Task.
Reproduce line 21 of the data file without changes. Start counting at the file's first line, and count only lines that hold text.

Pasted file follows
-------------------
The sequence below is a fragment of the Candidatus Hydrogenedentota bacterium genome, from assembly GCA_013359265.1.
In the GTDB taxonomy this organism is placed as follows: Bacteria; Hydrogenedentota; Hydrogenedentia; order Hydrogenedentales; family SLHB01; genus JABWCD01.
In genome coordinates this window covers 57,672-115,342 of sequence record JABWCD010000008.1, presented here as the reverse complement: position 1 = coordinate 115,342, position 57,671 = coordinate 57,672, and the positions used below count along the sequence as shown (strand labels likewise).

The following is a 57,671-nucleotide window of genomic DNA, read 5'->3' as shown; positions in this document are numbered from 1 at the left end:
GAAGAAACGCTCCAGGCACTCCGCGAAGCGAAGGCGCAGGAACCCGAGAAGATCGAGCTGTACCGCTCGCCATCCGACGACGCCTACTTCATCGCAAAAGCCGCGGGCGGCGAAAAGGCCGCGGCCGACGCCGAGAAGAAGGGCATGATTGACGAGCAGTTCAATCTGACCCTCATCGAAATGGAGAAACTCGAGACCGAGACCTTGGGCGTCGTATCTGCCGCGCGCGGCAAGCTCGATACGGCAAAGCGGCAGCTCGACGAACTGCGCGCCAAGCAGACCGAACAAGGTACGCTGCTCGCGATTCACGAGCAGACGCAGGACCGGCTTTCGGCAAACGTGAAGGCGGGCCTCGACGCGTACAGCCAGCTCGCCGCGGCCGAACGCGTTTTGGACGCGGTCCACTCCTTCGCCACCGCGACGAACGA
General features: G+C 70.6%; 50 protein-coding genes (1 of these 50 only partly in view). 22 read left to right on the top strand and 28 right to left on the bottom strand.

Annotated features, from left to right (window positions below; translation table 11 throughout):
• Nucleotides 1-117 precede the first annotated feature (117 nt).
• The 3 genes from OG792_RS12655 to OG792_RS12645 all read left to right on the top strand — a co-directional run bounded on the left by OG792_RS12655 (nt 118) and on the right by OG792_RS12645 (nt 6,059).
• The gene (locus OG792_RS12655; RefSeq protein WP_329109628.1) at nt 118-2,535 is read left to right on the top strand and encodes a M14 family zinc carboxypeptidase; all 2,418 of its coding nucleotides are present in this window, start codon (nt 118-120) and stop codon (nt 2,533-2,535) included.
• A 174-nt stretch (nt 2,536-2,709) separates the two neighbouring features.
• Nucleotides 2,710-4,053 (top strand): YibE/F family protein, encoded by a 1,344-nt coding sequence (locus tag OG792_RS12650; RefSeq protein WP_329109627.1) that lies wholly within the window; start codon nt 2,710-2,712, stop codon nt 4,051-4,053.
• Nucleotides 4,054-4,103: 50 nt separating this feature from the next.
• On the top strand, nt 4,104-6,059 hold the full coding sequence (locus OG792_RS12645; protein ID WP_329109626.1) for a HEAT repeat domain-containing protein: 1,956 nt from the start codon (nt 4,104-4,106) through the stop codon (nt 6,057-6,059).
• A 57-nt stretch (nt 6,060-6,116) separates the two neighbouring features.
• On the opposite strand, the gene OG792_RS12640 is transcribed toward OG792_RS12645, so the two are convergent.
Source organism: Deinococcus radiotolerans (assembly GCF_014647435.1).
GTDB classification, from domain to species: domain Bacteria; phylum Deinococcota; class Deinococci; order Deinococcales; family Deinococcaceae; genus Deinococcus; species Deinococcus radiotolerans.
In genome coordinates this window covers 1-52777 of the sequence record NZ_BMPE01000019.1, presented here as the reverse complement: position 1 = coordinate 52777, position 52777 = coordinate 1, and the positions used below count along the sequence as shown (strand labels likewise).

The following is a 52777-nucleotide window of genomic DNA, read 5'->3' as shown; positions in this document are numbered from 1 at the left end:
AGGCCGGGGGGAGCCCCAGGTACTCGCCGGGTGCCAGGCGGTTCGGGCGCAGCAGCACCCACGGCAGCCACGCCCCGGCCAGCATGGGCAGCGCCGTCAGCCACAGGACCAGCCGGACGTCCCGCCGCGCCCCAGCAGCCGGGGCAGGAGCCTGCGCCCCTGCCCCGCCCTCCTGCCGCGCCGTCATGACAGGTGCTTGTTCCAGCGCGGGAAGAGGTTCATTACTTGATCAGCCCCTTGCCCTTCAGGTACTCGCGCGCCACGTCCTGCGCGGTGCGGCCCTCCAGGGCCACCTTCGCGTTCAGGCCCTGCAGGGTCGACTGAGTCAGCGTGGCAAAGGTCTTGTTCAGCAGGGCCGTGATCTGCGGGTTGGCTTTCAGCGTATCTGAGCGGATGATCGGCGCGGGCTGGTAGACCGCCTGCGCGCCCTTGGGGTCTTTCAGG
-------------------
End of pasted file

AGGCCGGGGGGAGCCCCAGGTACTCGCCGGGTGCCAGGCGGTTCGGGCGCAGCAGCACCCACGGCAGCCACGCCCCGGCCAGCATGGGCAGCGCCGTCAGCCACAGGACCAGCCGGACGTCCCGCCGCGCCCCAGCAGCCGGGGCAGGAGCCTGCGCCCCTGCCCCGCCCTCCTGCCGCGCCGTCATGACAGGTGCTTGTTCCAGCGCGGGAAGAGGTTCATTACTTGATCAGCCCCTTGCCCTTCAGGTACTCGCGCGCCACGTCCTGCGCGGTGCGGCCCTCCAGGGCCACCTTCGCGTTCAGGCCCTGCAGGGTCGACTGAGTCAGCGTGGCAAAGGTCTTGTTCAGCAGGGCCGTGATCTGCGGGTTGGCTTTCAGCGTATCTGAGCGGATGATCGGCGCGGGCTGGTAGACCGCCTGCGCGCCCTTGGGGTCTTTCAGG